After a divorce, the only relevant expectations placed on what your next step in life may be, are your own. While you need to accept the support and comfort of others during this emotionally exhausting time in your life, you need to separate their support from their ability to control your life, preventing your feelings from winning out during one of the most vulnerable times in your life.
You may have just exited a marriage, where your feelings were discounted, so why would you allow that occur again by those who feel that they know what is best for you?
No one knows what the perfect post-divorce recovery looks like, because every divorce is different. Every divorce includes two people who could not make their marriage work, and for whatever reason, need to sort through their own feelings on their own timeline.
You may have to go back to your family law attorney and revisit aspects of your divorce decree, such as child custody, child support, or alimony. Your recovery is not less than another divorce recovery of someone who did not have to pursue modification.
As much as it may be written in the social norms to make comparisons about how you are doing versus how other people are doing, it may be better to avoid the inclination, especially in cases of divorce.
Social comparison theory suggests that we, as human beings, determine our own social and personal worth, based on how we stack up against others we perceive as somehow faring better or worse, according to Psychology Today.
Research from the University of California, Los Angeles suggests that you are more likely to make downward comparisons when your self-esteem is threatened. When you make these types of downward comparisons, your existing relationships are more likely to be threatened, and your self-esteem can become dependent on the continued misfortune of others.
After your divorce, you may have the inclination to check on your ex-spouse through social media and compare how they are doing with how you are doing. If you have not already done so, you should resist the urge to do this, and if you have, you need to stop.
In comparing your new life with your ex-spouse’s, you are only hurting yourself. You are voluntarily inflicting unnecessary pain onto yourself and setting your recovery back further.
In these moments of weakness, you need to turn to those you can offer judgment-free kindness and comfort, and those who look to sway your decision-making do not provide comfort without judgment attached to it.
One of the best resources to utilize in your post-divorce recovery is the aid of a mental health professional. They are trained to help you deal with the pain of your loss and deal with any anxiety or depression that you may be experiencing, as a result of your divorce.
You need to take an active role in any form of therapy that you may engage in with your mental health professional. They are there to help, so it is important to stay humble and stay open to the experience. Even if it is your first time asking for help in this capacity, it is important to embrace this unknown, in order to heal.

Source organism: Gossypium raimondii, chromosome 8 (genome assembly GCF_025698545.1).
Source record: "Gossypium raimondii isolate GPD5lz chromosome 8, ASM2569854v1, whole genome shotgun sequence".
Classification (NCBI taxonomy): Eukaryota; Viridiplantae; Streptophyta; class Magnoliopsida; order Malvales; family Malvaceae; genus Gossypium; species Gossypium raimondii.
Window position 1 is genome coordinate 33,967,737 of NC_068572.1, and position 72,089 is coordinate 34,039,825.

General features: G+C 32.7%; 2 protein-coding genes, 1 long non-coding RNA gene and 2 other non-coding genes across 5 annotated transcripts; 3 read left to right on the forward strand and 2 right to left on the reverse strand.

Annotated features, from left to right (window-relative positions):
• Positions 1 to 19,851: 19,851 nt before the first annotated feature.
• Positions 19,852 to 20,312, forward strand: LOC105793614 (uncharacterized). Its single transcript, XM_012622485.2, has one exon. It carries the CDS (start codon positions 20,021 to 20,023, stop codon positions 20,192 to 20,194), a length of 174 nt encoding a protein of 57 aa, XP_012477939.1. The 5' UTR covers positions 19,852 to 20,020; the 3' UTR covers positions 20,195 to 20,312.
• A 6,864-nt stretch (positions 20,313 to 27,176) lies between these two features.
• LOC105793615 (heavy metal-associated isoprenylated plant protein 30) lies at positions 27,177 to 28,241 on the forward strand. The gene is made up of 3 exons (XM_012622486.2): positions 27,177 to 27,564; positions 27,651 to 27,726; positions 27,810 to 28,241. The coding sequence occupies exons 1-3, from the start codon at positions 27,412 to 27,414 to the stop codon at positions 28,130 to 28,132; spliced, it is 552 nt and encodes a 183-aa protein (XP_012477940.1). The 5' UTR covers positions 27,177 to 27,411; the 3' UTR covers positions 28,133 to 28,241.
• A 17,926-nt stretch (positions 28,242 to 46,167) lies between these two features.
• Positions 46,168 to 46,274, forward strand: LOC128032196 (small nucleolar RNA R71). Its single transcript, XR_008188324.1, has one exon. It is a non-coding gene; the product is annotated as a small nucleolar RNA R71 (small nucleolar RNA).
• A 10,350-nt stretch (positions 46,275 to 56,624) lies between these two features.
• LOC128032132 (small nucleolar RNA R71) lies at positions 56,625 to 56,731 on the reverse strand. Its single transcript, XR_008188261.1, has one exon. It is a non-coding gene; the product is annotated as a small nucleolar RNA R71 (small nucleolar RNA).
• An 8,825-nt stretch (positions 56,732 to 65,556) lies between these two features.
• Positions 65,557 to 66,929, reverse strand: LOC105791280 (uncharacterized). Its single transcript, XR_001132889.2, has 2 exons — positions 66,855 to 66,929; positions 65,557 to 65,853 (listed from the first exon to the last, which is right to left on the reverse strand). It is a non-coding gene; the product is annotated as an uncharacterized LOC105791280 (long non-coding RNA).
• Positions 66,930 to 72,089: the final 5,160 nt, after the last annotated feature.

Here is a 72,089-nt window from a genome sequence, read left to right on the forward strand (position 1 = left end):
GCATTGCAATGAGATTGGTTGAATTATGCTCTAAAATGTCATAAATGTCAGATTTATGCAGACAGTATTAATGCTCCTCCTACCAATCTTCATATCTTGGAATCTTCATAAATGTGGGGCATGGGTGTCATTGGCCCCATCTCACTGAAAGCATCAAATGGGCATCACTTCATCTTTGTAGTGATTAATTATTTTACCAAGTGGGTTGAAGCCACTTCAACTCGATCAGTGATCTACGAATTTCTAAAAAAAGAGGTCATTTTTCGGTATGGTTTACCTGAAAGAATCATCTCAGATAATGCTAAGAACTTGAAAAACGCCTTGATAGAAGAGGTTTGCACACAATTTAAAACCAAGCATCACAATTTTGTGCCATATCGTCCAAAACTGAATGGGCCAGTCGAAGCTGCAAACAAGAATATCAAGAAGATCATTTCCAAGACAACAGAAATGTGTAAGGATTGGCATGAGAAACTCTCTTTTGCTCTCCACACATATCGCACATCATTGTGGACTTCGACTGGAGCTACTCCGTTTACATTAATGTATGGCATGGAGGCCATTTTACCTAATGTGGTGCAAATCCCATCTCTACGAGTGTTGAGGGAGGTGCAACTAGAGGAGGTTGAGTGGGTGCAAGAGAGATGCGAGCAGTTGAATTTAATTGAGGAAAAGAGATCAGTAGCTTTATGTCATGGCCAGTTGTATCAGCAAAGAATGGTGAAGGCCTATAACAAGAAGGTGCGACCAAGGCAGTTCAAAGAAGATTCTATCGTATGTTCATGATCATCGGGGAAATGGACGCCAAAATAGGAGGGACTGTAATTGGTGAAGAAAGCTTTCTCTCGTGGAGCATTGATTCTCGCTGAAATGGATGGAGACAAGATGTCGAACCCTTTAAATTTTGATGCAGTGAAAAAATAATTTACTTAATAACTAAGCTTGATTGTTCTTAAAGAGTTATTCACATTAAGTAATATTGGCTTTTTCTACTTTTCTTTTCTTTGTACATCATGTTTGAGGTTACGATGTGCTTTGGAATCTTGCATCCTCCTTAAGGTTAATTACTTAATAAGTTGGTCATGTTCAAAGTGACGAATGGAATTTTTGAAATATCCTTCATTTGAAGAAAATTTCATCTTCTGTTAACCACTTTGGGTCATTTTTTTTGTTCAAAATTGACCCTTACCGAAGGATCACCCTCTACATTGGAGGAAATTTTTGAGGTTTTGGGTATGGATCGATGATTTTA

You may have a lot of events that you wish to navigate and a lot of change that you need help processing, so you need to form a list, either written or mental, of the various topics and areas that you wish to cover during your therapy sessions.
There are plenty of other actions you can take to help you post-divorce recovery. Focusing on yourself does not only mean your mental health, but your physical health as well. During the divorce experience, as well as your post-divorce recovery, it is vital that you get the necessary nutrition and improve your health and wellness.
Meal preparation and exercising are two effective and easy ways of improving your overall health and wellness. Doing these things also will help you rebuild any lost confidence and create the best version of you possible.
In addition, many also utilize education and go back to college, in order to open up career opportunities and pursue an entirely new life for themselves. Even if that is not for you, there are plenty of other options to explore, and while you are aiming for the best post-divorce life possible, perfection is not and has never been the goal, which is OK.
Avoid the pursuit
Attempting perfection can bring about the same mental health concerns caused by your divorce, and according to a study from the Harvard Medical School, prioritization is a healthier, more effective way of pursuing goals without eliciting the anxiety that trying to be perfect all the time does.
After divorce, you may not have the energy to pursue perfection, and that is OK. What is not OK is the idea that your life is over because you got divorced. Your life is not over. You have a second chance at forging a life for yourself, and you should allow yourself the opportunity to recover, so that you can move on as a healthier and more whole individual.
Dan Pearce is an Online Editor for Lexicon, focusing on subjects related to the legal services of customers, Cordell & Cordell and Cordell Planning Partners. He has written countless pieces on MensDivorce.com, detailing the plight of men and fathers going through the divorce experience, as well as the issues seniors and their families experience throughout the estate planning journey on ElderCareLaw.com. Mr. Pearce has managed websites and helped create content, such as the Men’s Divorce Newsletter and the YouTube series, “Men’s Divorce Countdown.” He also has been a contributor on both the Men’s Divorce Podcast and ElderTalk with TuckerAllen.
Mr. Pearce assisted in fostering a Cordell Planning Partners practice area specific for Veterans, as they deal with the intricacies of their benefits while planning for the future. He also helped create the Cordell Planning Partners Resource Guide and the Cordell Planning Partners Guide to Alternative Residence Options, specific for seniors with questions regarding their needs and living arrangements.